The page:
- Associated Press - Sunday, March 30, 2014

MUNCIE, Ind. (AP) - It was early Sunday afternoon when Mike Gerhard and Abby Urbick encountered Gene Hart, an 82-year-old man wearing a blue Colts sweatshirt and a black Cardinals baseball cap, in a hall of the Alzheimer’s wing in The Woodlands nursing home.

Would he like to hear some gospel music?

“Absotively posilutely!” Hart happily replied with an intentional tongue-twister, following Gerhard, a Ball State University telecommunications professor, and Urbick, a telecommunications major, into a nearby break room. While hooking up two pairs of lightweight headphones to a splitter and a tiny iPod Shuffle, they tried to engage Hart, whose Alzheimer’s was diagnosed in 2008 and has been judged as advanced, in conversation.

What work had he done in life? Despite his fluidity of speech, his rambling response offered no answer.

Did he have children? He thought so, but didn’t know how many.

Was he married?

“Oh, I think so,” he said, pondering the question, then added, “I really don’t know if I’m married or not.”

And then, the song “Amazing Grace” began flowing through the headphones, both his and the connected pair that Urbick wore. Suddenly, with his face dissolving in joyful tears, he began singing the song, pretty much word for word, looking skyward and raising his hands with emotion. Laying a comforting hand on his shoulder, the BSU student began singing along with him as other hymns followed, including “Just a Closer Walk With Thee.” Sometimes Hart cried “Hallelujah!” and sometimes he drummed his fists against his chest, but always he sang.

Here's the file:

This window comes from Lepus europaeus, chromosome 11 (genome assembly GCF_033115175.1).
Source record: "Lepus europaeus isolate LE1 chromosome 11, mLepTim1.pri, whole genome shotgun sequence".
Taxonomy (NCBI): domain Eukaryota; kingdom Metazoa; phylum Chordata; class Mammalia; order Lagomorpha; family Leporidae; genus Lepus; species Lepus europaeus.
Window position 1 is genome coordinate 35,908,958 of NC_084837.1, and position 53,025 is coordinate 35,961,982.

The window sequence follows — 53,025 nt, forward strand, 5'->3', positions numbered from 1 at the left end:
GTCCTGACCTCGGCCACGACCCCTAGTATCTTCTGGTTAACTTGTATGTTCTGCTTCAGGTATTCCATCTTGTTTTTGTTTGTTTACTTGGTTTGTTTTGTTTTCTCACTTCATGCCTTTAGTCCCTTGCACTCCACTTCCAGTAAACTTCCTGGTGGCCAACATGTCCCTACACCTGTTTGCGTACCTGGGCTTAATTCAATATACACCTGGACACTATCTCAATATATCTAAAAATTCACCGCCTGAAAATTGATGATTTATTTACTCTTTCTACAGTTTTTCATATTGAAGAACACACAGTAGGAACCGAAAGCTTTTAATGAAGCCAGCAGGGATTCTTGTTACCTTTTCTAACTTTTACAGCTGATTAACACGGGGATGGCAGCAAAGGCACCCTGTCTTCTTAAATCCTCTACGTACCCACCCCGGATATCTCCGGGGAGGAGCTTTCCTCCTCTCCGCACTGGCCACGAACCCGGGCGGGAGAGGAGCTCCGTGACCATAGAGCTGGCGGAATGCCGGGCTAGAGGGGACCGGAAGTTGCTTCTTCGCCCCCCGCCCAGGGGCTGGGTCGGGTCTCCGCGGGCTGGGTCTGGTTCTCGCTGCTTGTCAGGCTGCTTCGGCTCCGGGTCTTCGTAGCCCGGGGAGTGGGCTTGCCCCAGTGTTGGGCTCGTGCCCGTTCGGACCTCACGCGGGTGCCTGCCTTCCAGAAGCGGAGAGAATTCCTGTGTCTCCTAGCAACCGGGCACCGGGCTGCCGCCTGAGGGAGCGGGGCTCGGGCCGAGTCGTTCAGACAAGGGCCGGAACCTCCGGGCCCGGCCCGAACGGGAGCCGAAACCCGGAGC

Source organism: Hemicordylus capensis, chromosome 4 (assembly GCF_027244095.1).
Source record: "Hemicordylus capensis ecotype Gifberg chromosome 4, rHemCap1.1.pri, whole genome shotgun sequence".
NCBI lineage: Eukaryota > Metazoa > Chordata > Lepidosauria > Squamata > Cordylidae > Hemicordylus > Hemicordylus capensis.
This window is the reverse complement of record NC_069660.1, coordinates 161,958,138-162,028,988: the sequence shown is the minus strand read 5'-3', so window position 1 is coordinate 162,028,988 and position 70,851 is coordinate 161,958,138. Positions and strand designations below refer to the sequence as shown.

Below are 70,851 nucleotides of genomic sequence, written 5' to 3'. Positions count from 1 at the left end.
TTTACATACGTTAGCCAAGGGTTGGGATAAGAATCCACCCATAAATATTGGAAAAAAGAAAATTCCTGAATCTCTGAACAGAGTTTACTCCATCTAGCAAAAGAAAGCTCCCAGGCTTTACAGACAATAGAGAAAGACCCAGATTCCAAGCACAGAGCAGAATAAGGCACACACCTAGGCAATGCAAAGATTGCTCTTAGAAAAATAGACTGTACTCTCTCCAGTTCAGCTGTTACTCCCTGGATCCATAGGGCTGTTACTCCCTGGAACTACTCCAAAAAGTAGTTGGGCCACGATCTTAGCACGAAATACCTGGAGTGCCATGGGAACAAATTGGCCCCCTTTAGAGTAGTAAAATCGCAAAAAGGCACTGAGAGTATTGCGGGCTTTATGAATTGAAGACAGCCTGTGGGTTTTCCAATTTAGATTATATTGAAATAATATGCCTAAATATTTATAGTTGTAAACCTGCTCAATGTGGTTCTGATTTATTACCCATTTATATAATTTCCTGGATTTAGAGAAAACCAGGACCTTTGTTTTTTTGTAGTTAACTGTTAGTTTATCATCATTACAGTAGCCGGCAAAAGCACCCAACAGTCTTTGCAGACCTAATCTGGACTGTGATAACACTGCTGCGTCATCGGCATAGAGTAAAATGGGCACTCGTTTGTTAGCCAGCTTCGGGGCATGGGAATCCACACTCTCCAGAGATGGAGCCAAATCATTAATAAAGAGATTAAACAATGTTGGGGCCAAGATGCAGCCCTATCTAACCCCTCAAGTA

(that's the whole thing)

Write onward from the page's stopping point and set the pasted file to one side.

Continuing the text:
In the months since Gerhard launched Music & Memory-Muncie, he has seen time and time again how music, coupled with the love, care and respect shown these elderly patients by his group of telecommunications students, most of whom are freshmen, brings them out of the fog in which they exist.

Granted, the effect is temporary.

“But them coming back to reality for a little bit, it’s priceless to us,” Gerhard told The Star Press (http://bit.ly/1e1pH8f ).

Indeed, this day, after maybe 40 minutes of music, Hart seemed to be living in the moment, enough so that when someone suggested ending the session with a prayer, he was up to the task, closing his eyes and delivering one that, in its own way, seemed hauntingly appropriate to what had just happened.

“Heavenly father,” he prayed, momentarily halting to find the words, “we release all hindrances and sleep in the fringe of God.”

What’s more, this man who less than an hour before didn’t remember whether he was married, now remembered he was, and even recalled his wife’s name: Vivian Marie.

The program, Music & Memory, is a national one based on the notion that music can change the lives of nursing home residents suffering from Alzheimer’s disease, dementia and more. A man with an almost religious fervor for the rights and welfare of the elderly, Gerhard learned about the program last summer, played a video about it to a freshman class he was teaching during the second week of school, and was amazed at the response.

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